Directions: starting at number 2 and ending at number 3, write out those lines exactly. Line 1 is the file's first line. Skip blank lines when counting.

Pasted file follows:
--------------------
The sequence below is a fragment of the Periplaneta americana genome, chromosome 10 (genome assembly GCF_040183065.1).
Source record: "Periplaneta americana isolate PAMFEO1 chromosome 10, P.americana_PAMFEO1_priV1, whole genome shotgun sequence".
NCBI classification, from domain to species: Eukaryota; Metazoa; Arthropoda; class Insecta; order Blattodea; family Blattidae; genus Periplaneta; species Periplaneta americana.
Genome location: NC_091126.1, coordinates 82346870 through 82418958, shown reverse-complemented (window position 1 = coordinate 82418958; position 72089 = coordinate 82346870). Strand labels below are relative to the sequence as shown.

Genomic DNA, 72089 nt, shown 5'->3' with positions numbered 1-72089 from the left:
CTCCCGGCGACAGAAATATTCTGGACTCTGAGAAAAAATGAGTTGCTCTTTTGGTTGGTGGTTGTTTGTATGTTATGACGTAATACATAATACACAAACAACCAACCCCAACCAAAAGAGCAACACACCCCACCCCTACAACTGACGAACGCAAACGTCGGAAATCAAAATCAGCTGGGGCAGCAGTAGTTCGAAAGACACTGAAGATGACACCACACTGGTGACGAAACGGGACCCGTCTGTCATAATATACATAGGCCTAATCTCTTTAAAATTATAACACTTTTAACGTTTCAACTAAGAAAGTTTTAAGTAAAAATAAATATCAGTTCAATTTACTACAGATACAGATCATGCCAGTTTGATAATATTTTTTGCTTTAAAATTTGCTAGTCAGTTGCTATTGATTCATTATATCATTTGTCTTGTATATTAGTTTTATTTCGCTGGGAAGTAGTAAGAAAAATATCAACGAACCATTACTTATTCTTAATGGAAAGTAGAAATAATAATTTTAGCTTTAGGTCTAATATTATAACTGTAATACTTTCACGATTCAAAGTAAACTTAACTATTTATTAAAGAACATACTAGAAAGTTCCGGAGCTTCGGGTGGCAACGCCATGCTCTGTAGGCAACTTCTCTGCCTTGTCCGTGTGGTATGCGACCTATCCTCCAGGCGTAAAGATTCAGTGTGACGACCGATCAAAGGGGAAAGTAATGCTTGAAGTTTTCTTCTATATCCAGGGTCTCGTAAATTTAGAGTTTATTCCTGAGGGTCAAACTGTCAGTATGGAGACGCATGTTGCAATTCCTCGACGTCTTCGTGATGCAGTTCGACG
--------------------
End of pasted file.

Source record: "Periplaneta americana isolate PAMFEO1 chromosome 10, P.americana_PAMFEO1_priV1, whole genome shotgun sequence".
NCBI classification, from domain to species: Eukaryota; Metazoa; Arthropoda; class Insecta; order Blattodea; family Blattidae; genus Periplaneta; species Periplaneta americana.